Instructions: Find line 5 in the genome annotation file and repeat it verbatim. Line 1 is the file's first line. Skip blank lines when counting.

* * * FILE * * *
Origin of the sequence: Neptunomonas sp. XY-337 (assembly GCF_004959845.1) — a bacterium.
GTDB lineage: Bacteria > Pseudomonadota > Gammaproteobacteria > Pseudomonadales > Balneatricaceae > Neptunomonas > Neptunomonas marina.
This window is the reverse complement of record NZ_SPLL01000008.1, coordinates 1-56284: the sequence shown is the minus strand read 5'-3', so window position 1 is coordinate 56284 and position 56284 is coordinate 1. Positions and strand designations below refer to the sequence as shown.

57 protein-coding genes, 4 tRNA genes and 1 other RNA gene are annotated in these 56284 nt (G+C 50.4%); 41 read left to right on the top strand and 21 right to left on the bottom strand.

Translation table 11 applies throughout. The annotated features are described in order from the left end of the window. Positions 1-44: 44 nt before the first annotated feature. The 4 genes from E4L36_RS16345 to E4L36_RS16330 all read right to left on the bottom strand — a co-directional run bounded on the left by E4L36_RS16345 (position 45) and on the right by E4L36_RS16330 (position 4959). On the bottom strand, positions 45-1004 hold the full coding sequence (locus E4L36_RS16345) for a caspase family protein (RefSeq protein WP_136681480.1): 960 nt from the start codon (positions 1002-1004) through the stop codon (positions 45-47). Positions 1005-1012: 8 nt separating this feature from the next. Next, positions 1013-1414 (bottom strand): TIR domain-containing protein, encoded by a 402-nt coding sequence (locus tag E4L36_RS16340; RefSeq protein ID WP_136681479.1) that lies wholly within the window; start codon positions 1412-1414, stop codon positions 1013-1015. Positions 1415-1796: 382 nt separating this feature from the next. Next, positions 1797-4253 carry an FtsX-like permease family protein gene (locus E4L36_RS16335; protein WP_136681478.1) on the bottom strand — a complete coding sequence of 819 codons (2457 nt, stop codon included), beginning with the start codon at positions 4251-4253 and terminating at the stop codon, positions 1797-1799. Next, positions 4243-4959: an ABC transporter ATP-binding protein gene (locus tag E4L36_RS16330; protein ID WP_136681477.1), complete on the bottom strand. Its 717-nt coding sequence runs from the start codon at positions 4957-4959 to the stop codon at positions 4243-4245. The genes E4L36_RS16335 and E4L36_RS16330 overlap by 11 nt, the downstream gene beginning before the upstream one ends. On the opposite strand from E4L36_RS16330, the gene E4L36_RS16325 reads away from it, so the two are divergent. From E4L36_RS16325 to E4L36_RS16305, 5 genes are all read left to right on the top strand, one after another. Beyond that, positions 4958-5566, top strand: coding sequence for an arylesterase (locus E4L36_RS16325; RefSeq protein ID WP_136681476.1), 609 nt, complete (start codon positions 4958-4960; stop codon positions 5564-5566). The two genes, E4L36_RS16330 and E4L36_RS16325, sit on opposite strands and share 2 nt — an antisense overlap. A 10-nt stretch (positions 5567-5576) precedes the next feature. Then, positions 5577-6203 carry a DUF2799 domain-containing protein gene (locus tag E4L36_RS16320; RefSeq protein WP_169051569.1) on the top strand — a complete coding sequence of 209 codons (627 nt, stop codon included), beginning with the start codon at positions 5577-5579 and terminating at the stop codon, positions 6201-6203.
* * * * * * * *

Translation table 11 applies throughout. The annotated features are described in order from the left end of the window. Positions 1-44: 44 nt before the first annotated feature. The 4 genes from E4L36_RS16345 to E4L36_RS16330 all read right to left on the bottom strand — a co-directional run bounded on the left by E4L36_RS16345 (position 45) and on the right by E4L36_RS16330 (position 4959). On the bottom strand, positions 45-1004 hold the full coding sequence (locus E4L36_RS16345) for a caspase family protein (RefSeq protein WP_136681480.1): 960 nt from the start codon (positions 1002-1004) through the stop codon (positions 45-47). Positions 1005-1012: 8 nt separating this feature from the next. Next, positions 1013-1414 (bottom strand): TIR domain-containing protein, encoded by a 402-nt coding sequence (locus tag E4L36_RS16340; RefSeq protein ID WP_136681479.1) that lies wholly within the window; start codon positions 1412-1414, stop codon positions 1013-1015. Positions 1415-1796: 382 nt separating this feature from the next. Next, positions 1797-4253 carry an FtsX-like permease family protein gene (locus E4L36_RS16335; protein WP_136681478.1) on the bottom strand — a complete coding sequence of 819 codons (2457 nt, stop codon included), beginning with the start codon at positions 4251-4253 and terminating at the stop codon, positions 1797-1799. Next, positions 4243-4959: an ABC transporter ATP-binding protein gene (locus tag E4L36_RS16330; protein ID WP_136681477.1), complete on the bottom strand. Its 717-nt coding sequence runs from the start codon at positions 4957-4959 to the stop codon at positions 4243-4245. The genes E4L36_RS16335 and E4L36_RS16330 overlap by 11 nt, the downstream gene beginning before the upstream one ends. On the opposite strand from E4L36_RS16330, the gene E4L36_RS16325 reads away from it, so the two are divergent. From E4L36_RS16325 to E4L36_RS16305, 5 genes are all read left to right on the top strand, one after another. Beyond that, positions 4958-5566, top strand: coding sequence for an arylesterase (locus E4L36_RS16325; RefSeq protein ID WP_136681476.1), 609 nt, complete (start codon positions 4958-4960; stop codon positions 5564-5566). The two genes, E4L36_RS16330 and E4L36_RS16325, sit on opposite strands and share 2 nt — an antisense overlap. A 10-nt stretch (positions 5567-5576) precedes the next feature. Then, positions 5577-6203 carry a DUF2799 domain-containing protein gene (locus tag E4L36_RS16320; RefSeq protein WP_169051569.1) on the top strand — a complete coding sequence of 209 codons (627 nt, stop codon included), beginning with the start codon at positions 5577-5579 and terminating at the stop codon, positions 6201-6203.